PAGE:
How to get 1/4 in compression fittings to stop leaking

david_caryJune 14, 2010

So I'm installing a preplumbed coffee maker thatt uses a water supply just like a fridge ice maker. I have no problems with the pex to 1/2 brass to valve connection. The valve and coffee maker came with the 1/4 in brass compression fittings. I bought some 1/4 in plastic hose.

How tight do I need to get these fittings? It is very hard to access the connection behind the coffee maker so I have to have my wife tighten it while I am holding the thing up. I initially hand tightened and that leaked. I am trying to come up with a strategy - do I tighten until it stops leaking? Or keep water off and tighten to a moderate wrench tighten? Tighten as strong as my wife can do in an awkward position?

Or (best) would be a tubing that doesn't rely on crappy brass compression fittings. Like maybe something with a rubber seal made like you use with faucets? The line is supposed to be between 3.5 and 5 feet although I'd accept a 6 ft line (the actual rule is less than 5 feet but I need at least 3.5 feet to slide the thing in and out)

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brickeyee

Keep tightening until the leaking stops.

It normally takes a pair of wrenches, and a pretty decent amount of force.

Brass compression fittings are preferred over anything with a seal.

Seals dry out with age and start to leak.

    Bookmark   June 14, 2010 at 10:47AM
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zl700

Dont forget to use the compression insert fittings when using plastic tubing

    Bookmark   June 14, 2010 at 10:49AM
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david_cary

Ok - I am getting some conflicting advice. I am now told (by my building superintendant) that brass fittings might cut into the plastic tubing and I should use plastic fittings.

What I have is a brass fitting that slips over the tubing and holds the nut on (not its job but that is what it does). So brass nut, brass fitting, plastic tube.

So crank down until it stops leaking?

I know of no "compression insert fittings" unless that is the brass part that slips over the tube.

    Bookmark   June 14, 2010 at 1:09PM
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brickeyee

"I know of no "compression insert fittings" unless that is the brass part that slips over the tube."

It is a small brass nipple that slides inside the plastic tubing.

Using copper tubing would be a better solution.

    Bookmark   June 14, 2010 at 2:27PM
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david_cary

The unit has to slide back with no access so I don't think copper is an option. It is 22 inches deep installed in a cabinet with walls on the side so I'd have to cut through the back wall to access it. Not impossible since it is the garage but that does seem extreme.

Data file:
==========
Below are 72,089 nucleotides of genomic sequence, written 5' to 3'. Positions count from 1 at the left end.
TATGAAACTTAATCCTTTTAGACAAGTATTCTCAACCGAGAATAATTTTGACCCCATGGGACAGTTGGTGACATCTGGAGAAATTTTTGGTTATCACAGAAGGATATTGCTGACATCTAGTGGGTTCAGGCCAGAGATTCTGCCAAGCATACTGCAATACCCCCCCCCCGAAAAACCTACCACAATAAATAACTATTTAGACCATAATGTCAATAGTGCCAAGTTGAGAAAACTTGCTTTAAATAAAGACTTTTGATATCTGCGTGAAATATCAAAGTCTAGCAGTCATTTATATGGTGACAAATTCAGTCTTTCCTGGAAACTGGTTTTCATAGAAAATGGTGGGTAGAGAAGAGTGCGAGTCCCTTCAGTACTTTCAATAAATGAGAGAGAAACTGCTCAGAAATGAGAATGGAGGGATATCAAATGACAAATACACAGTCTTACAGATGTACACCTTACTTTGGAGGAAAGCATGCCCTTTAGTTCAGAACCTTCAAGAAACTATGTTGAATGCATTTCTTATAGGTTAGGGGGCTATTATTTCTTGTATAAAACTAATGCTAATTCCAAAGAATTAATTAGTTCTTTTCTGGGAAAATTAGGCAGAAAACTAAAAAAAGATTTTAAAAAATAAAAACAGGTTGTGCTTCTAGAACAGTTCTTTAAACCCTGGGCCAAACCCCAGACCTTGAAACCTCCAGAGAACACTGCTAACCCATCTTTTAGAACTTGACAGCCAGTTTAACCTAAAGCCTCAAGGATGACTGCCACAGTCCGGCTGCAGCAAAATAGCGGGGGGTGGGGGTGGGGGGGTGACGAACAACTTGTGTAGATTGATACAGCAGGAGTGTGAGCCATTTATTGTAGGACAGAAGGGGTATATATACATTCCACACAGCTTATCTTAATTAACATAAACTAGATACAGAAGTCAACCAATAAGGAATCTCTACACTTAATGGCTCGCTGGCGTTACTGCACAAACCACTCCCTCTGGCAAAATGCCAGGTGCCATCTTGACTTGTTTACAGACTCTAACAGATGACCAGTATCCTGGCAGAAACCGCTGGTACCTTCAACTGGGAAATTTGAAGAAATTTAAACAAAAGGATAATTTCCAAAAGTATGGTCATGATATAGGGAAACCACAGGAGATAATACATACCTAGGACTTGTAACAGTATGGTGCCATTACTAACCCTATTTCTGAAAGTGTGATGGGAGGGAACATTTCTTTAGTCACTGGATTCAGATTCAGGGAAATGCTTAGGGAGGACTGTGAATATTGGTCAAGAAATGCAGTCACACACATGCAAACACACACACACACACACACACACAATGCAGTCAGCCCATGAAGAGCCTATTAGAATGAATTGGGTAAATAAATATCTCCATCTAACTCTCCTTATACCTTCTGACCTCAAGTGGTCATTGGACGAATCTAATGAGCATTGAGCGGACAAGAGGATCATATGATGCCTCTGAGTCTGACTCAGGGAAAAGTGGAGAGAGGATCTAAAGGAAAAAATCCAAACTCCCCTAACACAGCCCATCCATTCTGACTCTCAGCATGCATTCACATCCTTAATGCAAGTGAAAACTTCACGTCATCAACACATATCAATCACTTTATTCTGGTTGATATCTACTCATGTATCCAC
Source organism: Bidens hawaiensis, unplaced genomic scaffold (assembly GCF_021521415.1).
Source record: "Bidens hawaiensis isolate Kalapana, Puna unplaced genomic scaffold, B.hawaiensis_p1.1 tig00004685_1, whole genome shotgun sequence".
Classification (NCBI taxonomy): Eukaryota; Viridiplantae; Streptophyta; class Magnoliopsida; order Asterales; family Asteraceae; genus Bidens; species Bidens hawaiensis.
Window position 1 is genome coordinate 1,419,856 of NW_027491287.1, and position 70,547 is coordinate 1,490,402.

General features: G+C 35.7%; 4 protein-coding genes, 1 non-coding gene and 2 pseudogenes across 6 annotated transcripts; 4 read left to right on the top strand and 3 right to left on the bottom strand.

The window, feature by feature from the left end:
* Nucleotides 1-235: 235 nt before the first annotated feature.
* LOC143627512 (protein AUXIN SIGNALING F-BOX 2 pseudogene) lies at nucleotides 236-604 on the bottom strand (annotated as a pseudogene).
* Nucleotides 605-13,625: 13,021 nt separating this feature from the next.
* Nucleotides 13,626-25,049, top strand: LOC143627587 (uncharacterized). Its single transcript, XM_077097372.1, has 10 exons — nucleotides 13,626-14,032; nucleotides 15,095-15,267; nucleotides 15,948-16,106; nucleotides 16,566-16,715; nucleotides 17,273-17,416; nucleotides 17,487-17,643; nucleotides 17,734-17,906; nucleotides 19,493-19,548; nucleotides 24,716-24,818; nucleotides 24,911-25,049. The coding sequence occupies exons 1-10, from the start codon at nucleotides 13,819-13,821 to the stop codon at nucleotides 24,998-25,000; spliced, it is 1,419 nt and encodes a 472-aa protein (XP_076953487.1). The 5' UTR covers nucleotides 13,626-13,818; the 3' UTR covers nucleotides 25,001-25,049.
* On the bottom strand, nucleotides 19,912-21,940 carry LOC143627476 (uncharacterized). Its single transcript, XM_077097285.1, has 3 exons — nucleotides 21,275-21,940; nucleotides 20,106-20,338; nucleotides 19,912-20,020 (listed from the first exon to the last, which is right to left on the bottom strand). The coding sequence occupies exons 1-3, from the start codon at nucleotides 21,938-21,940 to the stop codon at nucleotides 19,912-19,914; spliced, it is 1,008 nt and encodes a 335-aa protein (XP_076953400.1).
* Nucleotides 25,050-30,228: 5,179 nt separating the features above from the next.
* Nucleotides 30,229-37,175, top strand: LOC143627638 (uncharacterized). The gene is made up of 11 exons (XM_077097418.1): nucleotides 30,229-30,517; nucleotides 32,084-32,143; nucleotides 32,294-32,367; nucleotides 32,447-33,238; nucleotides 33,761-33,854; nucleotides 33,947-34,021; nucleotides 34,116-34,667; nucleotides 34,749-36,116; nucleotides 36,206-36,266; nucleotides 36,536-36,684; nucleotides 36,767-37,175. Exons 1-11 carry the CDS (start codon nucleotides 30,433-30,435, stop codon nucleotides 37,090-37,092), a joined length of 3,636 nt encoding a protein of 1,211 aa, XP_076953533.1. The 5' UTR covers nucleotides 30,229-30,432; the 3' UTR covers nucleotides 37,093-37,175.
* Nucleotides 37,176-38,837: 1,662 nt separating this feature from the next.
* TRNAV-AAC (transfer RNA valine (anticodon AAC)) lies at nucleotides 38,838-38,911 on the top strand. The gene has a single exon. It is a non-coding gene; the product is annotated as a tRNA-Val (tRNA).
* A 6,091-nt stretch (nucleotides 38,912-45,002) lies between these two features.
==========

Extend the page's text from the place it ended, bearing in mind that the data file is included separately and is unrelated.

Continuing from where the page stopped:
Bookmark   June 14, 2010 at 3:05PM
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weedmeister

When you use a brass compression ring on plastic tubing, it will leak if you don't have the insert used for plastic. Go to HomeDepot and buy a package of these. It will also come with a plastic compression ring which is preferable in this situation.

Watts A-8 96760-PT Brass Insert and Delrin Sleeve.

    Bookmark   June 14, 2010 at 10:00PM
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david_cary

Thanks weed - I'll check it out later today.

    Bookmark   June 15, 2010 at 6:34AM
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brickeyee

"The unit has to slide back with no access so I don't think copper is an option."

You put a loop or two of copper tubing as large as you can fit behind the unit.

Pull the loops out like a large spring to connect up (do NOT straighten the tubing) or pull any further than you need.

After making the final connection yo simply push the unit back in.

The coils of copper will collapse back down between the unit and the wall and not be any thicker than the plastic tubing you are trying to use.

    Bookmark   June 15, 2010 at 9:58AM
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david_cary

brickeye - thanks for the advice. The length limitation probably makes the coiling hard to do. Maybe with experience I could do it but there just isn't enough extra length to have large enough coils for me to be comfortable.

    Bookmark   June 15, 2010 at 10:11AM
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